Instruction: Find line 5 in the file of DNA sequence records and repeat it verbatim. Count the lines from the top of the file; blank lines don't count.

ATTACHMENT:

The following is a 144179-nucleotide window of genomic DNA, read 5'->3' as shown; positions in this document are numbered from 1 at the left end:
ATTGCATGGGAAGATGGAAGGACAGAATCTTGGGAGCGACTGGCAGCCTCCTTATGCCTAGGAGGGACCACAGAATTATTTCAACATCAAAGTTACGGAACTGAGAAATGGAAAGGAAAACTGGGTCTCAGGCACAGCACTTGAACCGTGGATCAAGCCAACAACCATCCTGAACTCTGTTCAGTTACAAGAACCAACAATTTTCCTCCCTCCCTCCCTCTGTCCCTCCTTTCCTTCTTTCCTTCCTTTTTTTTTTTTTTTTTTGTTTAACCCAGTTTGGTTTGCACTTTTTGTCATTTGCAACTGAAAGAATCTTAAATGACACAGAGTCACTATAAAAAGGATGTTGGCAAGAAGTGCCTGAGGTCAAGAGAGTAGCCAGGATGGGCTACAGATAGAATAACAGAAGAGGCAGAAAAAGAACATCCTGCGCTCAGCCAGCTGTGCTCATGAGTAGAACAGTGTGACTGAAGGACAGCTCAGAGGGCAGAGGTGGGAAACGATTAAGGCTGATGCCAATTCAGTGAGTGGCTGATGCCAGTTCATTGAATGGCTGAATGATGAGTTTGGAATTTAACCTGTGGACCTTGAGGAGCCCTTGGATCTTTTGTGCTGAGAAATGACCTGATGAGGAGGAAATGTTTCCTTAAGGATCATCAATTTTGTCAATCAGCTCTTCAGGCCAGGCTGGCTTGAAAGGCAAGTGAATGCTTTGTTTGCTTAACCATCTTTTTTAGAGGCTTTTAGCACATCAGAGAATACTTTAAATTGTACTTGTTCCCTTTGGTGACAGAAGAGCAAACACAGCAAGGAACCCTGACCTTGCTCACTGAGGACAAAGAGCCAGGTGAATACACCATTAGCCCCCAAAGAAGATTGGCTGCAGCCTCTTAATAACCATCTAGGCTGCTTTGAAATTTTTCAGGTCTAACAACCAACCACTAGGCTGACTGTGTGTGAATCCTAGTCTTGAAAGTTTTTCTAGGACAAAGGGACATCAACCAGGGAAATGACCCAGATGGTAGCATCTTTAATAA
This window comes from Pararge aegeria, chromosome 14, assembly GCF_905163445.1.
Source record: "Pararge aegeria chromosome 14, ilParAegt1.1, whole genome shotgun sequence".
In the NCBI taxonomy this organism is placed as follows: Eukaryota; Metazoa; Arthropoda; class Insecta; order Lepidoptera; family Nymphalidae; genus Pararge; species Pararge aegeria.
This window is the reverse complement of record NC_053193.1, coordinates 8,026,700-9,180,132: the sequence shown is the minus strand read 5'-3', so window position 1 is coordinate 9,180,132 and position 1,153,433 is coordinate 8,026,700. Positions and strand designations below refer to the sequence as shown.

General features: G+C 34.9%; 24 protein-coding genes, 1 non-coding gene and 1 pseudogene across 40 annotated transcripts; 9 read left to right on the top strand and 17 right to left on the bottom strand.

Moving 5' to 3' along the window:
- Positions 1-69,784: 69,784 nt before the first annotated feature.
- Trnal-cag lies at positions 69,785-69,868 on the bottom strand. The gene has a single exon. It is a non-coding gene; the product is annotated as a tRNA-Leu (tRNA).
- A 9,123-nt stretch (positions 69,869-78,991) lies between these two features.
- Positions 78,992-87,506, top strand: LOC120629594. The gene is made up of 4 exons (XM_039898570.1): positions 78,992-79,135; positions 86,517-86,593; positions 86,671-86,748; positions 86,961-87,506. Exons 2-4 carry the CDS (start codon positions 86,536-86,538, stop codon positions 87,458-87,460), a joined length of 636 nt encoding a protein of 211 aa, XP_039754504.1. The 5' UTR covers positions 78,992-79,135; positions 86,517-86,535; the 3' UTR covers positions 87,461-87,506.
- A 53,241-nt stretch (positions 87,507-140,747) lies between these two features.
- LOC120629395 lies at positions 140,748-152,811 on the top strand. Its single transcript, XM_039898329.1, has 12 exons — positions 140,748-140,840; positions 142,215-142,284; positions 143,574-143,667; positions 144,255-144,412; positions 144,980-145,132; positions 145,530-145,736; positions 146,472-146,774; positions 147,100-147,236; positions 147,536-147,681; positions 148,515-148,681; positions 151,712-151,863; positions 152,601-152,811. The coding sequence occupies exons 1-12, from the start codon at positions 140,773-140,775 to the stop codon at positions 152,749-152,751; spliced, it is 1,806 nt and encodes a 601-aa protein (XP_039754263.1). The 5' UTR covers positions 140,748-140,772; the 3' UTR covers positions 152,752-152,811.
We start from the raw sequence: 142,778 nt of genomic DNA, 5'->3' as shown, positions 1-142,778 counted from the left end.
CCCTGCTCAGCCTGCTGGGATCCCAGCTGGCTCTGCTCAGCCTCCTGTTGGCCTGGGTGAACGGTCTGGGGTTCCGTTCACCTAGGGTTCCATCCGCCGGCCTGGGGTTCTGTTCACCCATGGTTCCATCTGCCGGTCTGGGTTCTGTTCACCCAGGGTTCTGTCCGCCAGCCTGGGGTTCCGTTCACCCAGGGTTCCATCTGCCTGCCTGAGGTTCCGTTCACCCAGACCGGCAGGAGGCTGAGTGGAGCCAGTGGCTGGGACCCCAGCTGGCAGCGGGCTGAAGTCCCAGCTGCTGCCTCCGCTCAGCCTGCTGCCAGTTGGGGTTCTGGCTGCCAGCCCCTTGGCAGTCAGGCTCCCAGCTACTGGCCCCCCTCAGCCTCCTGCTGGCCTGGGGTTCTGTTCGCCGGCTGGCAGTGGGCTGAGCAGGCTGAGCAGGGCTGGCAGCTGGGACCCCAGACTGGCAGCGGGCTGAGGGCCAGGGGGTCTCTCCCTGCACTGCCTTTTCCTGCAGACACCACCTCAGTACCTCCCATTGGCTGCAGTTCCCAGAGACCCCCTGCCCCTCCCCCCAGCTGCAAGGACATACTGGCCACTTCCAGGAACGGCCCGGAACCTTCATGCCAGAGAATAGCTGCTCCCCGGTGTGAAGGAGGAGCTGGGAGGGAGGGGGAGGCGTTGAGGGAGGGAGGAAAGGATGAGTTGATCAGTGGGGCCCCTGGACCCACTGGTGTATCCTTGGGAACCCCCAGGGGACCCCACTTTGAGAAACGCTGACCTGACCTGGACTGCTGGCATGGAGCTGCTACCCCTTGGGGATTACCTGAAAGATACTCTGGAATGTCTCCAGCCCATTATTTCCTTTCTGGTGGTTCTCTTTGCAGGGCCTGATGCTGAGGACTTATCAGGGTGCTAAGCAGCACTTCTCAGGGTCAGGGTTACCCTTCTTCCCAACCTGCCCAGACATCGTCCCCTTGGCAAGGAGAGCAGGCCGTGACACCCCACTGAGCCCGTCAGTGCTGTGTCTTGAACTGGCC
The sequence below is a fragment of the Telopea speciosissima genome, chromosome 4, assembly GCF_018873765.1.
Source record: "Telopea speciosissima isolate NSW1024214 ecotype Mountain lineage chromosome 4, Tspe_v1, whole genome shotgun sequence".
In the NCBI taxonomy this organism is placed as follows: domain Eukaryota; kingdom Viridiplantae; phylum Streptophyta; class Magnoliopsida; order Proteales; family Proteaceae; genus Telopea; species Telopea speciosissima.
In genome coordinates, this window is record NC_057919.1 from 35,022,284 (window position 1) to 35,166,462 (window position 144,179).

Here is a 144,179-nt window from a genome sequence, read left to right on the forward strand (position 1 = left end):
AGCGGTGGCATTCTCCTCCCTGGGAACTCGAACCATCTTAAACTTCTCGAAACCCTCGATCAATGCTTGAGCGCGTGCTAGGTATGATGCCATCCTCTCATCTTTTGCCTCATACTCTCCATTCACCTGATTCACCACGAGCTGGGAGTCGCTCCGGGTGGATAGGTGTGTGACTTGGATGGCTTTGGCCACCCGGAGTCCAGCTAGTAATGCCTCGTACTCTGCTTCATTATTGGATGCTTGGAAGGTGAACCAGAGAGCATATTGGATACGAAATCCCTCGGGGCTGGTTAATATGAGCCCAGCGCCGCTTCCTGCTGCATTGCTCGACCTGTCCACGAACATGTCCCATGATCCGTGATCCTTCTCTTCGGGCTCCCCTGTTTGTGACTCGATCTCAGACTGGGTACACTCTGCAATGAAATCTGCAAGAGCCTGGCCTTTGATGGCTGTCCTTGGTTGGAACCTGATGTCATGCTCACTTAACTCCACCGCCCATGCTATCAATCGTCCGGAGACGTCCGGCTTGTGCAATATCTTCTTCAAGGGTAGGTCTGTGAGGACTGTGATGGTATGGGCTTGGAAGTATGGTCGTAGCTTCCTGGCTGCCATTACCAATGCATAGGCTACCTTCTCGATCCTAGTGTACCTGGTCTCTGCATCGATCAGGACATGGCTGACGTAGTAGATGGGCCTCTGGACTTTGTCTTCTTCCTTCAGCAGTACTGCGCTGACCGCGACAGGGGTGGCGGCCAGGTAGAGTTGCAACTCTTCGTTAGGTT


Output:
In the NCBI taxonomy this organism is placed as follows: Eukaryota; Metazoa; Arthropoda; class Insecta; order Lepidoptera; family Nymphalidae; genus Pararge; species Pararge aegeria.